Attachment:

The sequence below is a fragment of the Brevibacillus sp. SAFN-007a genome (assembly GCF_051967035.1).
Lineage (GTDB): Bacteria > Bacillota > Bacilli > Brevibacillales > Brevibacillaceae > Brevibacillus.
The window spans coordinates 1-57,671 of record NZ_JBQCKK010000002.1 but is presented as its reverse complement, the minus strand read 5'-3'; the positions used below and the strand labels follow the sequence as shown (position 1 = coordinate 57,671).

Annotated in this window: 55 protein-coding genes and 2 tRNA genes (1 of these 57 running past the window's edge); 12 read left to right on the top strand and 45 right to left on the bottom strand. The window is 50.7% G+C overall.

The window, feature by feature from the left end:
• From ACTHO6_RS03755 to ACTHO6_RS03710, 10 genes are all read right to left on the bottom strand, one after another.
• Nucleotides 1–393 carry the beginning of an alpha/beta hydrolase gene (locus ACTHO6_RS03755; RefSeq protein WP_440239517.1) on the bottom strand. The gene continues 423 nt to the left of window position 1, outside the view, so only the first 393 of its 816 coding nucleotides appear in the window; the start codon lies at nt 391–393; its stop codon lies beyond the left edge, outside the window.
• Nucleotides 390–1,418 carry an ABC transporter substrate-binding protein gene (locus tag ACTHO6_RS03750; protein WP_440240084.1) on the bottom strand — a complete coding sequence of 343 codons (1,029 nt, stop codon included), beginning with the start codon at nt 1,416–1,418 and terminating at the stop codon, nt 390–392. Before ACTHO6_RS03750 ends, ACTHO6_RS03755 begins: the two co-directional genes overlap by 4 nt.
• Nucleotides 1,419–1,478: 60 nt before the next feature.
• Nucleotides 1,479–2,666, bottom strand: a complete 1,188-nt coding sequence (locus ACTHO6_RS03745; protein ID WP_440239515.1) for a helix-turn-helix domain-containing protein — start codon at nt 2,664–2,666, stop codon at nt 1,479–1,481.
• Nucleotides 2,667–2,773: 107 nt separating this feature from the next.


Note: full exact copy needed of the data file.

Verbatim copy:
The sequence below is a fragment of the Brevibacillus sp. SAFN-007a genome (assembly GCF_051967035.1).
Lineage (GTDB): Bacteria > Bacillota > Bacilli > Brevibacillales > Brevibacillaceae > Brevibacillus.
The window spans coordinates 1-57,671 of record NZ_JBQCKK010000002.1 but is presented as its reverse complement, the minus strand read 5'-3'; the positions used below and the strand labels follow the sequence as shown (position 1 = coordinate 57,671).

Annotated in this window: 55 protein-coding genes and 2 tRNA genes (1 of these 57 running past the window's edge); 12 read left to right on the top strand and 45 right to left on the bottom strand. The window is 50.7% G+C overall.

The window, feature by feature from the left end:
• From ACTHO6_RS03755 to ACTHO6_RS03710, 10 genes are all read right to left on the bottom strand, one after another.
• Nucleotides 1–393 carry the beginning of an alpha/beta hydrolase gene (locus ACTHO6_RS03755; RefSeq protein WP_440239517.1) on the bottom strand. The gene continues 423 nt to the left of window position 1, outside the view, so only the first 393 of its 816 coding nucleotides appear in the window; the start codon lies at nt 391–393; its stop codon lies beyond the left edge, outside the window.
• Nucleotides 390–1,418 carry an ABC transporter substrate-binding protein gene (locus tag ACTHO6_RS03750; protein WP_440240084.1) on the bottom strand — a complete coding sequence of 343 codons (1,029 nt, stop codon included), beginning with the start codon at nt 1,416–1,418 and terminating at the stop codon, nt 390–392. Before ACTHO6_RS03750 ends, ACTHO6_RS03755 begins: the two co-directional genes overlap by 4 nt.
• Nucleotides 1,419–1,478: 60 nt before the next feature.
• Nucleotides 1,479–2,666, bottom strand: a complete 1,188-nt coding sequence (locus ACTHO6_RS03745; protein ID WP_440239515.1) for a helix-turn-helix domain-containing protein — start codon at nt 2,664–2,666, stop codon at nt 1,479–1,481.
• Nucleotides 2,667–2,773: 107 nt separating this feature from the next.